5:54 PM - 5:57 PM
[SMP10-P06] Chemistry & inclusion/lamella mineralogy of garnet from the Garnet Ridge; Information of multi-stage mantle metasomatism
3-min talk in an oral session
On the basis of major element chemistry, the garnets from the Garnet Ridge have been classified into the following 10 groups: A) Cr and pyrope-rich garnet, B) pyrope-rich reddish brown garnet, C) garnet aggregate, D) garnet megacryst, E) garnet in eclogite, F) garnet in metasomatized eclogite, G) quartz lamellae-bearing garnet, H) garnet in metasomatic rock I, I) garnet in metasomatic rock II, J) almandine-rich garnet. These garnets belong to the mantle origins (groups A, B, C and D), subducted oceanic crust origins (groups E, F and G) and crustal origins (groups H, I and J).
Groups A and B generally have Mg-rich and Cr-bearing compositions with inclusions of Ol, Cpx and Opx. This indicates mantle peridotite origins. Group A, a typical garnet in the Garnet Ridge, called "Navajo Ruby", has relatively high Cr2O3 (1.0-5.9 wt.%) with a limited range of CaO (4.2-5.8 wt.%), and includes Mgs and Dol. These features suggest carbonated garnet lherzolite origins.
Group B has a wide continuous chemical range in Mg-Fe components (Prp 49-76, Alm 12-43 mol%), suggesting the mantle metasomatism. The inclusion/lamella mineralogy can subdivide this group into four subgroups with unique chemical ranges: B1) with lamellae of Amp and Ca-enriched composition (Grs 12-26 mol%), B2) with lamellae of Ilm and fluid inclusion, B3) with dense lamellae of titanates and inclusions of Mgs and Dol, B4) with lamellae of Cpx and Amp, and Ca-poor composition (Grs 8-11 mol%). The variations in the chemical ranges of these subgroups were caused by the metasomatism of group A garnet.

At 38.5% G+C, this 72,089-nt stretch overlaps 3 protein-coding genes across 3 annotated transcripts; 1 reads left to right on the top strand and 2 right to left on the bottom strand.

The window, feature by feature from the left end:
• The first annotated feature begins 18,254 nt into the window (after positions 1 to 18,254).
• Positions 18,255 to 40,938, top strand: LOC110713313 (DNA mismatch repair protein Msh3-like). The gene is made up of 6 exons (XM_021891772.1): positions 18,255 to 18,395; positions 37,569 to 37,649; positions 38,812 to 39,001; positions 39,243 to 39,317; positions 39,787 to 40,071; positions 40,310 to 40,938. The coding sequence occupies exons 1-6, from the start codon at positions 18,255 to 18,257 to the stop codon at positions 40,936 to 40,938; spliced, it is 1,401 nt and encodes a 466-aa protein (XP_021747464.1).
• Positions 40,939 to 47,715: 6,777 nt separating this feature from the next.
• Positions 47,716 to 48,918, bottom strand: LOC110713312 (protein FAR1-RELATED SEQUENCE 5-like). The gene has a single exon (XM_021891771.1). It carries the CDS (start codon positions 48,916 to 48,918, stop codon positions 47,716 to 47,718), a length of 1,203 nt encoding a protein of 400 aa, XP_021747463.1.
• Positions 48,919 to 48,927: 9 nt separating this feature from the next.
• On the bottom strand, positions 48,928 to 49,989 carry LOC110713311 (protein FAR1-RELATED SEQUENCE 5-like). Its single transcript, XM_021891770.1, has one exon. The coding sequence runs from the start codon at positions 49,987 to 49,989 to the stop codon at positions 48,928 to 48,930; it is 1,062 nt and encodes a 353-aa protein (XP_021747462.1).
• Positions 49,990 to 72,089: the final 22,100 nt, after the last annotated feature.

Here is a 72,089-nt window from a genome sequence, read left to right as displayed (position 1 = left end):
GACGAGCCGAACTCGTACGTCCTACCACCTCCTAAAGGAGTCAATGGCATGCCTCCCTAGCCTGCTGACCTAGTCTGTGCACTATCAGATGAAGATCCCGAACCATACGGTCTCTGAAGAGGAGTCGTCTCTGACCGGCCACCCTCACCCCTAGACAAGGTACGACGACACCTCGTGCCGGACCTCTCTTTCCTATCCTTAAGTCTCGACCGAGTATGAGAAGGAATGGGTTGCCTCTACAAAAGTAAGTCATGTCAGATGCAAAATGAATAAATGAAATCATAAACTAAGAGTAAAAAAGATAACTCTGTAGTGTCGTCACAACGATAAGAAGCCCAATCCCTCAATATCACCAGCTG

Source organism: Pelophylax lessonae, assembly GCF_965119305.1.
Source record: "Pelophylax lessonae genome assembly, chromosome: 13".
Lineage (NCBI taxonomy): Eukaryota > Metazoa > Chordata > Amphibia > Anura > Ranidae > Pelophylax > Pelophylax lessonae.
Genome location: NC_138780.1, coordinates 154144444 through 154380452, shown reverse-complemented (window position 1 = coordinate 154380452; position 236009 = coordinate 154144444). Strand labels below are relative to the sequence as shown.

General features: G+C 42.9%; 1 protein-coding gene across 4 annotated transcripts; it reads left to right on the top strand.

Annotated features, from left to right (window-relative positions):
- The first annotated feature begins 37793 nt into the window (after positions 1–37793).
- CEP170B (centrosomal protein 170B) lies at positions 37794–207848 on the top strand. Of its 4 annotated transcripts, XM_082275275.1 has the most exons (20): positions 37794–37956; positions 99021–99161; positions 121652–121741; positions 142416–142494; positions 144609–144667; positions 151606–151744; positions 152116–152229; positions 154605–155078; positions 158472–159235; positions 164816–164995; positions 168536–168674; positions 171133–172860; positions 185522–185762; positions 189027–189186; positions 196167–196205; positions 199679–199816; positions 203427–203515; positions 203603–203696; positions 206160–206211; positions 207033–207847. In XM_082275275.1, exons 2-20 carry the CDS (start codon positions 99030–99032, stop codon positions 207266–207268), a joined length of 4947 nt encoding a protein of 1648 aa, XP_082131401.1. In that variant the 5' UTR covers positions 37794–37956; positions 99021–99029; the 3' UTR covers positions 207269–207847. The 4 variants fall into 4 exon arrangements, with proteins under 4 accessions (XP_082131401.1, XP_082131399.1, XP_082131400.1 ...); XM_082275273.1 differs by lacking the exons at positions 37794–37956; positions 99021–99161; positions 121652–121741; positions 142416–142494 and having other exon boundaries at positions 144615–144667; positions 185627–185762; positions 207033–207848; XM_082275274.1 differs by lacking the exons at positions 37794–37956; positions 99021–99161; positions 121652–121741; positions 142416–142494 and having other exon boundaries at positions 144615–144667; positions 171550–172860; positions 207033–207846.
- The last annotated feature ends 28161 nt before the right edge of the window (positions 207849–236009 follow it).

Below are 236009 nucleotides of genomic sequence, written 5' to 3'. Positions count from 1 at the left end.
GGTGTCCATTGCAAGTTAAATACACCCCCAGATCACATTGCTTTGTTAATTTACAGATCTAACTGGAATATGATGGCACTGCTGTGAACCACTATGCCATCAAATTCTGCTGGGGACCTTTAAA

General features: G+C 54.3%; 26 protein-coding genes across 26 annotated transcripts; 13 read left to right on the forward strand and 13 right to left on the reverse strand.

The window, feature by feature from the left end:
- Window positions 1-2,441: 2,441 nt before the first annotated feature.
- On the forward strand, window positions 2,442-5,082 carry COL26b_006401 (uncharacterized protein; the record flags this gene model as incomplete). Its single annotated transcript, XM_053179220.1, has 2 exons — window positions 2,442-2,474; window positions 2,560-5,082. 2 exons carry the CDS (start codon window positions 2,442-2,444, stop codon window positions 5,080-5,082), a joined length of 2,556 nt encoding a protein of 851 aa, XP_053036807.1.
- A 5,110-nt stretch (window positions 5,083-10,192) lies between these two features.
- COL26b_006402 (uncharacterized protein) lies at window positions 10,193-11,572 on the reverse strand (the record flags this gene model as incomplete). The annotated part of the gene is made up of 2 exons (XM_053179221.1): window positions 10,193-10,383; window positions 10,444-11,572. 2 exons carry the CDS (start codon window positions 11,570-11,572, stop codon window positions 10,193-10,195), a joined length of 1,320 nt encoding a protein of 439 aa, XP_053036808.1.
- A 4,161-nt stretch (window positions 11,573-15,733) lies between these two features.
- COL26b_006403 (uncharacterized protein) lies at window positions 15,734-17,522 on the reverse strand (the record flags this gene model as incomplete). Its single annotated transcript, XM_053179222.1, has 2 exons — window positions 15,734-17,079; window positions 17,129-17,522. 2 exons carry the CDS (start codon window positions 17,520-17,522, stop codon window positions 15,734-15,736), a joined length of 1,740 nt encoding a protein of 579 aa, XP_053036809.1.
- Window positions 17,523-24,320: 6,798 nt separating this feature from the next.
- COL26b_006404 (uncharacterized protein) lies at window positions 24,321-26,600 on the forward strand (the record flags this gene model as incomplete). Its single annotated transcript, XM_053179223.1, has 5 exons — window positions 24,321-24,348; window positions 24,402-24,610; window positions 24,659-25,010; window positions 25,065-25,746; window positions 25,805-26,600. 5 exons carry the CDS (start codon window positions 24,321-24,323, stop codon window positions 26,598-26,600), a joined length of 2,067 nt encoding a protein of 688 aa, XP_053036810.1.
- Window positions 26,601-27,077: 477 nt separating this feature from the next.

Groups C and D have the compositions with wide variations located in the center area of a Ca-Fe-Mg diagram, and contain Ap lamellae. Group D is an euhedral to subhedral megacryst (max. 8 cm across). Group C is the aggregate of fragmented megacrysts. Both group C and D are products of mantle metasomatisms which are different from formation of group B.
Groups E and F (in eclogite xenoliths) are Fe-rich and show chemical zonation (core: Alm 52-56, Prp 6-7 mol%; rim: Alm 59-61, Prp 15-21 mol%). Group E includes aggregate of Zo and Ab, probably from precursor lawsonite inclusion. The host rock of group F is composed of eclogite part (Grt + Cpx) and jadeite-bearing omphacitite part (Cpx only), and lacks lawsonite (including relicts) in both parts.
Group G is rich in Fe and Mg (Alm 41-52, Prp 27-40 mol%) and characterized by its occurrence (xenocrysts) and lamellae (Rt, Ap and Qtz), although the chemical composition is similar to groups C, D, E and F. The Fe and Mg-rich chemistry and the inclusion/lamella mineralogy (occurrence of Cpx, Qtz and Zrn) are similar to groups E and F.
Groups H, I (in two types of xenoliths) and J contain minerals at crustal depths such as Qtz, Ab, An and Zo. Rutile lamellae in Qtz inclusions in group I and J, and Opx inclusion in group J suggest high temperature. Group H has Ca-rich composition (Grs 57-63 mol%) and includes Ca-rich silicates (An, Zo and Ttn) and K-rich amphibole. Ca-rich silicate inclusions and matrix assemblages of group H suggest origins of a calc-silicate rock like skarn.
As described above, the garnets from the Garnet Ridge show diverse features in color, morphology, chemistry and inclusion/lamella mineralogy. Such complexities were created by the chemical reactions in mantle peridotites, subducted oceanic crusts and continental crusts at a wide range of the depths. Decoding such information preserved in garnets leads to clarify the multi-stage metasomatisms underneath the Colorado Plateau, including the effect of the flat subduction of the Farallon Plate.